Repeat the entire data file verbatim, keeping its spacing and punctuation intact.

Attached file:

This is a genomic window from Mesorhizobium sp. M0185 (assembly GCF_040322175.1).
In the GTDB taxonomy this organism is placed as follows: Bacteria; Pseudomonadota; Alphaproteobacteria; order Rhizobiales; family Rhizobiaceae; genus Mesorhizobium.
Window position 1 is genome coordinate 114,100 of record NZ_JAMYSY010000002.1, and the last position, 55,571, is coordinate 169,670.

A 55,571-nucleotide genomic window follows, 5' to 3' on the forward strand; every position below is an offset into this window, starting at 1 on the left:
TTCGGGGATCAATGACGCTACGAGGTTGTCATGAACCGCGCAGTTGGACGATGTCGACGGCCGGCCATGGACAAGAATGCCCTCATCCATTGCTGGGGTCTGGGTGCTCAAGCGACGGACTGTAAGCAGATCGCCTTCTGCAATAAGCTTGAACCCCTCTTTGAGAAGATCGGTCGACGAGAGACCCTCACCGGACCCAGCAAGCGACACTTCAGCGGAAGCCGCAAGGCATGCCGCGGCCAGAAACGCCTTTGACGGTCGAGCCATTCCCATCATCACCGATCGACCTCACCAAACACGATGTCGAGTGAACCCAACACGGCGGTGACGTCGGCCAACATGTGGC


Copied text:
This is a genomic window from Mesorhizobium sp. M0185 (assembly GCF_040322175.1).
In the GTDB taxonomy this organism is placed as follows: Bacteria; Pseudomonadota; Alphaproteobacteria; order Rhizobiales; family Rhizobiaceae; genus Mesorhizobium.
Window position 1 is genome coordinate 114,100 of record NZ_JAMYSY010000002.1, and the last position, 55,571, is coordinate 169,670.

A 55,571-nucleotide genomic window follows, 5' to 3' on the forward strand; every position below is an offset into this window, starting at 1 on the left:
TTCGGGGATCAATGACGCTACGAGGTTGTCATGAACCGCGCAGTTGGACGATGTCGACGGCCGGCCATGGACAAGAATGCCCTCATCCATTGCTGGGGTCTGGGTGCTCAAGCGACGGACTGTAAGCAGATCGCCTTCTGCAATAAGCTTGAACCCCTCTTTGAGAAGATCGGTCGACGAGAGACCCTCACCGGACCCAGCAAGCGACACTTCAGCGGAAGCCGCAAGGCATGCCGCGGCCAGAAACGCCTTTGACGGTCGAGCCATTCCCATCATCACCGATCGACCTCACCAAACACGATGTCGAGTGAACCCAACACGGCGGTGACGTCGGCCAACATGTGGC